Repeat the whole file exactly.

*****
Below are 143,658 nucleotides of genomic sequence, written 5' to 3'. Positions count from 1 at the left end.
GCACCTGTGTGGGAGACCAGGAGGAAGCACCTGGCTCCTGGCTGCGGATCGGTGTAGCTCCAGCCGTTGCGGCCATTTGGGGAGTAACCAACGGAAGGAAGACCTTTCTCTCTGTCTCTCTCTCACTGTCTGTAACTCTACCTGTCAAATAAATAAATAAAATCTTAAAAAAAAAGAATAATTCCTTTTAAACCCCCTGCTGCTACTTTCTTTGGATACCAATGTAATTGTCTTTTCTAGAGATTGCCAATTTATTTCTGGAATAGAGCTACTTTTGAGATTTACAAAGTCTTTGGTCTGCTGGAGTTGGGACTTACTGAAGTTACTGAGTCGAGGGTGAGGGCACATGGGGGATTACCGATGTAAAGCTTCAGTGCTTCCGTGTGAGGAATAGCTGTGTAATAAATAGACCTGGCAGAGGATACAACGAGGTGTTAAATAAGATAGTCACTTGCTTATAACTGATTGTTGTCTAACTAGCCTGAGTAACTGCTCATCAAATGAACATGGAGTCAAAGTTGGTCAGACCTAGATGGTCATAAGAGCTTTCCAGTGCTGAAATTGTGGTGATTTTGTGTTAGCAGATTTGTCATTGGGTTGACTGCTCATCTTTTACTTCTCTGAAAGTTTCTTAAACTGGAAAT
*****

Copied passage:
Below are 143,658 nucleotides of genomic sequence, written 5' to 3'. Positions count from 1 at the left end.
GCACCTGTGTGGGAGACCAGGAGGAAGCACCTGGCTCCTGGCTGCGGATCGGTGTAGCTCCAGCCGTTGCGGCCATTTGGGGAGTAACCAACGGAAGGAAGACCTTTCTCTCTGTCTCTCTCTCACTGTCTGTAACTCTACCTGTCAAATAAATAAATAAAATCTTAAAAAAAAAGAATAATTCCTTTTAAACCCCCTGCTGCTACTTTCTTTGGATACCAATGTAATTGTCTTTTCTAGAGATTGCCAATTTATTTCTGGAATAGAGCTACTTTTGAGATTTACAAAGTCTTTGGTCTGCTGGAGTTGGGACTTACTGAAGTTACTGAGTCGAGGGTGAGGGCACATGGGGGATTACCGATGTAAAGCTTCAGTGCTTCCGTGTGAGGAATAGCTGTGTAATAAATAGACCTGGCAGAGGATACAACGAGGTGTTAAATAAGATAGTCACTTGCTTATAACTGATTGTTGTCTAACTAGCCTGAGTAACTGCTCATCAAATGAACATGGAGTCAAAGTTGGTCAGACCTAGATGGTCATAAGAGCTTTCCAGTGCTGAAATTGTGGTGATTTTGTGTTAGCAGATTTGTCATTGGGTTGACTGCTCATCTTTTACTTCTCTGAAAGTTTCTTAAACTGGAAAT